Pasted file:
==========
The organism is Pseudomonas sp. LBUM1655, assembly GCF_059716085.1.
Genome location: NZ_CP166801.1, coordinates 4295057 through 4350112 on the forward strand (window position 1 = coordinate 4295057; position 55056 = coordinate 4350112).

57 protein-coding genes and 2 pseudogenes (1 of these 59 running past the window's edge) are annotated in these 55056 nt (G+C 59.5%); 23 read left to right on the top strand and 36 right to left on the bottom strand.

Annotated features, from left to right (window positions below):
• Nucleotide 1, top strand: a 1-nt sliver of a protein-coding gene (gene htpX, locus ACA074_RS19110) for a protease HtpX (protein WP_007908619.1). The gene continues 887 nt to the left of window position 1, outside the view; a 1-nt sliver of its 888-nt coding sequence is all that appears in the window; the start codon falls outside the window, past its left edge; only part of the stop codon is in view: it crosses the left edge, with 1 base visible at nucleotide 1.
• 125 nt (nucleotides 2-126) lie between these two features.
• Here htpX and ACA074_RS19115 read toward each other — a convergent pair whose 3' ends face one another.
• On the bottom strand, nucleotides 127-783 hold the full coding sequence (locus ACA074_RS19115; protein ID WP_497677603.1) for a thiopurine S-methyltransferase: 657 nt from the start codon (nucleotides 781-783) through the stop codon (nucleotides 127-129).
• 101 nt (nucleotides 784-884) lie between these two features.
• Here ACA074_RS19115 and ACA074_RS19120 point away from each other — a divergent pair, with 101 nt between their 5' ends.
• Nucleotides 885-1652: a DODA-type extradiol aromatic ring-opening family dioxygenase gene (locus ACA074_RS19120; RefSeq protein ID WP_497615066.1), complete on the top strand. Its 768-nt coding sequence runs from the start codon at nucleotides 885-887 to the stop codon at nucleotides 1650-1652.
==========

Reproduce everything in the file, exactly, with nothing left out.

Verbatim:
The organism is Pseudomonas sp. LBUM1655, assembly GCF_059716085.1.
Genome location: NZ_CP166801.1, coordinates 4295057 through 4350112 on the forward strand (window position 1 = coordinate 4295057; position 55056 = coordinate 4350112).

57 protein-coding genes and 2 pseudogenes (1 of these 59 running past the window's edge) are annotated in these 55056 nt (G+C 59.5%); 23 read left to right on the top strand and 36 right to left on the bottom strand.

Annotated features, from left to right (window positions below):
• Nucleotide 1, top strand: a 1-nt sliver of a protein-coding gene (gene htpX, locus ACA074_RS19110) for a protease HtpX (protein WP_007908619.1). The gene continues 887 nt to the left of window position 1, outside the view; a 1-nt sliver of its 888-nt coding sequence is all that appears in the window; the start codon falls outside the window, past its left edge; only part of the stop codon is in view: it crosses the left edge, with 1 base visible at nucleotide 1.
• 125 nt (nucleotides 2-126) lie between these two features.
• Here htpX and ACA074_RS19115 read toward each other — a convergent pair whose 3' ends face one another.
• On the bottom strand, nucleotides 127-783 hold the full coding sequence (locus ACA074_RS19115; protein ID WP_497677603.1) for a thiopurine S-methyltransferase: 657 nt from the start codon (nucleotides 781-783) through the stop codon (nucleotides 127-129).
• 101 nt (nucleotides 784-884) lie between these two features.
• Here ACA074_RS19115 and ACA074_RS19120 point away from each other — a divergent pair, with 101 nt between their 5' ends.
• Nucleotides 885-1652: a DODA-type extradiol aromatic ring-opening family dioxygenase gene (locus ACA074_RS19120; RefSeq protein ID WP_497615066.1), complete on the top strand. Its 768-nt coding sequence runs from the start codon at nucleotides 885-887 to the stop codon at nucleotides 1650-1652.